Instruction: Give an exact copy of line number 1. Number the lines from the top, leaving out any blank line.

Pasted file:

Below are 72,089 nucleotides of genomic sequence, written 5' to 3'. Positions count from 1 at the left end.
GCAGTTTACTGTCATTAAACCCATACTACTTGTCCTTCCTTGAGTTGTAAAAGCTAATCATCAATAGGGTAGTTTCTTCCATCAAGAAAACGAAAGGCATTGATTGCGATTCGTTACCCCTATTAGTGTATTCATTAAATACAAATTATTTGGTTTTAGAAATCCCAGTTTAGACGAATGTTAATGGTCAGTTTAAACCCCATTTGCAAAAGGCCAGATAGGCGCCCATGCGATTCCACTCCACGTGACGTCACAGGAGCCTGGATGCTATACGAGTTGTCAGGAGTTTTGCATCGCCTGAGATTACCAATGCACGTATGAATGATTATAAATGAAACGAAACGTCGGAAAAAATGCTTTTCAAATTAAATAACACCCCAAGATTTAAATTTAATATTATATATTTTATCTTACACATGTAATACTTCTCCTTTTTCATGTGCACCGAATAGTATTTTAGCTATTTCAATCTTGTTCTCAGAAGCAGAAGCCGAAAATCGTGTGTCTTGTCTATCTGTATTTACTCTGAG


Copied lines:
Below are 72,089 nucleotides of genomic sequence, written 5' to 3'. Positions count from 1 at the left end.